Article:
TechCrunch has an early review for Safari 4 for the Mac. While its not out officially yet (public beta for now) it is another next generation browser that is on the way. As always its important to keep in mind how things look and function (both good and bad) in multiple browsers so that usability is always at its best for all users. Safari 4 seems to offer a lot in speed and multi page views that very well are showing a trend with all next generation browsers.
Check it out here.
We are pretty fond of Basecamp as a project management tool and also are following RSS feeds, Facebook, and other alert based apps on a regular basis. This article from 37 Signals highlights how AlertThingy can bring your social and business worlds together in one place to simplify all the info. Keeping up with all the latest news and networking can be tough, but I tried this little free app out and so far it seems to help consolidate things and clear the clutter.
Full article here.
“Social Networking” is more than just a fad these days. Agencies are starting to see how these new technologies can be powerful tools at their disposal, but what is the down side? Can clients be shown how these powerful and cheap ways to contact customers can be effective and still not loose sight of more traditional methods? Phil Johnson takes a swing at some ideas that might help bridge between old and new for ad agencies.
Read more here on Ad Age
No longer will users have to download huge files to preview the content. DocStoc lets you post documents and they provide simple links to provide users a popup preview of the document with a much smaller file size. Don’t pull down that 100 MB PDF just to realize its the wrong size, preview it before and skip the download.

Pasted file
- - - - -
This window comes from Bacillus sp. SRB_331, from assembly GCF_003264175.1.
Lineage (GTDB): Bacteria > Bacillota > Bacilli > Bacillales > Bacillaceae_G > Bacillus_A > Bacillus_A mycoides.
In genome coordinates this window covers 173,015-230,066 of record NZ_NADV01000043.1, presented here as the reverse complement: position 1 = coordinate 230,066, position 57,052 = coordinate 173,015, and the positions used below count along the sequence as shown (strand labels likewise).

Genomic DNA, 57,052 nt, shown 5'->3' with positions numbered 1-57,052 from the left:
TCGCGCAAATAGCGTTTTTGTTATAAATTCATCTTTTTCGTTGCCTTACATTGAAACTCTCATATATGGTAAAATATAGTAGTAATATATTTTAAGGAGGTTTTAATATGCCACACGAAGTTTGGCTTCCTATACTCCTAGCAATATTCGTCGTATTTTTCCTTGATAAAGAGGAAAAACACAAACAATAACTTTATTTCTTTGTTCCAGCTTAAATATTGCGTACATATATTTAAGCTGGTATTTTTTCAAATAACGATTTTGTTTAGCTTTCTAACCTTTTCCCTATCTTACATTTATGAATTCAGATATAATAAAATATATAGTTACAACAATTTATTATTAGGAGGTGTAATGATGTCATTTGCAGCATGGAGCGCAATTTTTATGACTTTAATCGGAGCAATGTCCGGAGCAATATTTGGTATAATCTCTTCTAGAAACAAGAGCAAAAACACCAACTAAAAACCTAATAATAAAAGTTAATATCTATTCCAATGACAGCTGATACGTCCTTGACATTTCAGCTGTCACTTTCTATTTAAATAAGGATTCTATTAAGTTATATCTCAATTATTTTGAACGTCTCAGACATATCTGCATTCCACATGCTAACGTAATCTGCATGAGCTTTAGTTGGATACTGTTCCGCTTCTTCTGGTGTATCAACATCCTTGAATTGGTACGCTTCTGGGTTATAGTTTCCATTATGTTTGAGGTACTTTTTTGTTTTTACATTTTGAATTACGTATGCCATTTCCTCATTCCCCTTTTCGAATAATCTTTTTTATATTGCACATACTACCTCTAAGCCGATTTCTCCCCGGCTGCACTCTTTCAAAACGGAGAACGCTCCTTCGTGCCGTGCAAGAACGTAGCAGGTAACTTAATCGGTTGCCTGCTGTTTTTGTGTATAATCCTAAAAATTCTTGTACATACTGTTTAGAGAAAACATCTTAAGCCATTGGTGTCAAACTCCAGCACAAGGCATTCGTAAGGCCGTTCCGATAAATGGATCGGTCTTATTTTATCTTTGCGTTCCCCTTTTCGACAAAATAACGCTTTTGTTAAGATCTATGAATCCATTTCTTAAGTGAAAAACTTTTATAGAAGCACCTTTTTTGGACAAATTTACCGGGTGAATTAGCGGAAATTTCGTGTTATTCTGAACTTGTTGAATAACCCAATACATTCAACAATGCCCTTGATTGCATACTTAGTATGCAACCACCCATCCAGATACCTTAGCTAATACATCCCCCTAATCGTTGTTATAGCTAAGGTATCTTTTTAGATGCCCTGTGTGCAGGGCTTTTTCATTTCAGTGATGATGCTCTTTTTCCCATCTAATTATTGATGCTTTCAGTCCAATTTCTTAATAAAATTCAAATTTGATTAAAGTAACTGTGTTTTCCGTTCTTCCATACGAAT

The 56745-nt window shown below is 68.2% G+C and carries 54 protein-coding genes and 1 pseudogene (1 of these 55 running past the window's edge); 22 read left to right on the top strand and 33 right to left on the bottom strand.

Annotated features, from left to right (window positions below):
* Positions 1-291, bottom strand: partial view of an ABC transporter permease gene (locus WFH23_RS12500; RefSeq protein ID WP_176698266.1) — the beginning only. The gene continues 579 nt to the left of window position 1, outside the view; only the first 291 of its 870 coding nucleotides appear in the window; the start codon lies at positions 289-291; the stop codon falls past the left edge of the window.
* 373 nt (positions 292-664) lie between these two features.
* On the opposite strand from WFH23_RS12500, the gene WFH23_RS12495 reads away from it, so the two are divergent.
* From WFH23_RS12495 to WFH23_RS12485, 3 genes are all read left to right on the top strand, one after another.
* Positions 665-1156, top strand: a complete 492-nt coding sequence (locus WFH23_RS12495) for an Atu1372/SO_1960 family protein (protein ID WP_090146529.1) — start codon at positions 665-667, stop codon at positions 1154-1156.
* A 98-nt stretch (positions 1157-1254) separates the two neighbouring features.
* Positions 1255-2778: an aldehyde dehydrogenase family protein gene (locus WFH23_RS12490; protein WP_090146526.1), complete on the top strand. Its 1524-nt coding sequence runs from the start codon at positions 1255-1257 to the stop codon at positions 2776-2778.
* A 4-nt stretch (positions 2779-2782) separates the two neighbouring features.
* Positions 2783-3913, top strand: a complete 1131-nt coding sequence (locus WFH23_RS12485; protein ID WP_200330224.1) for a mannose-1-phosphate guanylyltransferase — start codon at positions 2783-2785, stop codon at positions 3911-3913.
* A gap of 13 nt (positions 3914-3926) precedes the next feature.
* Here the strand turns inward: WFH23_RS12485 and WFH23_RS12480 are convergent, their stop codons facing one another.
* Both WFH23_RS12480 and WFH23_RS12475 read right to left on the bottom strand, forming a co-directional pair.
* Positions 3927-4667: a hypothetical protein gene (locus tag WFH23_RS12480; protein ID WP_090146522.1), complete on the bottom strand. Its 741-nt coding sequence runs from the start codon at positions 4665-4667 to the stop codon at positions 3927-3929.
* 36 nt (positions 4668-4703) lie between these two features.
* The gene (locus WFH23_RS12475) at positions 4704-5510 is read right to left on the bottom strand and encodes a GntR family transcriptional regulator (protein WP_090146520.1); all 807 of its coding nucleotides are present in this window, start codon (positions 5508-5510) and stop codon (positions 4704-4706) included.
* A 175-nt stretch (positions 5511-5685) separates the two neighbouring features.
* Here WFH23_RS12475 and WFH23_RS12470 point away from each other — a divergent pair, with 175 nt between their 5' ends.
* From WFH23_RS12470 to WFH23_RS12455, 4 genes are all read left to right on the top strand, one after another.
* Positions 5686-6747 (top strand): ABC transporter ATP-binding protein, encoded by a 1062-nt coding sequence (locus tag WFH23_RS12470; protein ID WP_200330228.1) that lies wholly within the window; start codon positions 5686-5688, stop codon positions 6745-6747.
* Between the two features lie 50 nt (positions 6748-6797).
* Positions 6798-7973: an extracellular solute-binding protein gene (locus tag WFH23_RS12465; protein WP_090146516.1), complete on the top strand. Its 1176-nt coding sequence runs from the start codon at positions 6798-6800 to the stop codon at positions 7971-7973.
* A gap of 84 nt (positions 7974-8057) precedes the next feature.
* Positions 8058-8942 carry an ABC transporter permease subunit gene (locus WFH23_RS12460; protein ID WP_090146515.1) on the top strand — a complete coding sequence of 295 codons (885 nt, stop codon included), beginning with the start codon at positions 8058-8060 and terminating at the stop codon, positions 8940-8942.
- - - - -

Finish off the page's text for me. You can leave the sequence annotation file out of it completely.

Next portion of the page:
More info here.
If you have (or are) a kid between the ages of 4 and 94 you may be interested in the next generation of Nintendo’s portable gaming device. But what about the non gamer. Why should developers even care that a new game device is out? Simple, it now has a browser! Like the iPhone and many other devices that make the web accessible, each new device that launches with a browser, also means another way for users to view your content.
Many devices use existing technology (iPhones use Safari for example) but keeping up with versions, capabilities, and screen sizes for various devices can be a challenge. As more of these devices come out, computer screen resolution and 2-3 browser’s capabilities won’t be enough. Make sure you know your target audience and choose appropriate web design and features accordingly. There is nothing more frustrating to an iPhone user than to hit an all Flash site with no alternate version of the content. Know your audience, their capabilities, and be willing to customize the experience to the device, or better yet, plan with multiple devices in mind from the start.
More info on the DSi release here.
Solid usability is key for a user experience. The best content or concept is useless if its difficult to navigate and use. Smashing Magazine posted a good summary of 9 common mistakes that are made in web design. While some may not apply to “all” sites, its a great check list to make sure the bigger bases are covered.
Check out the article here.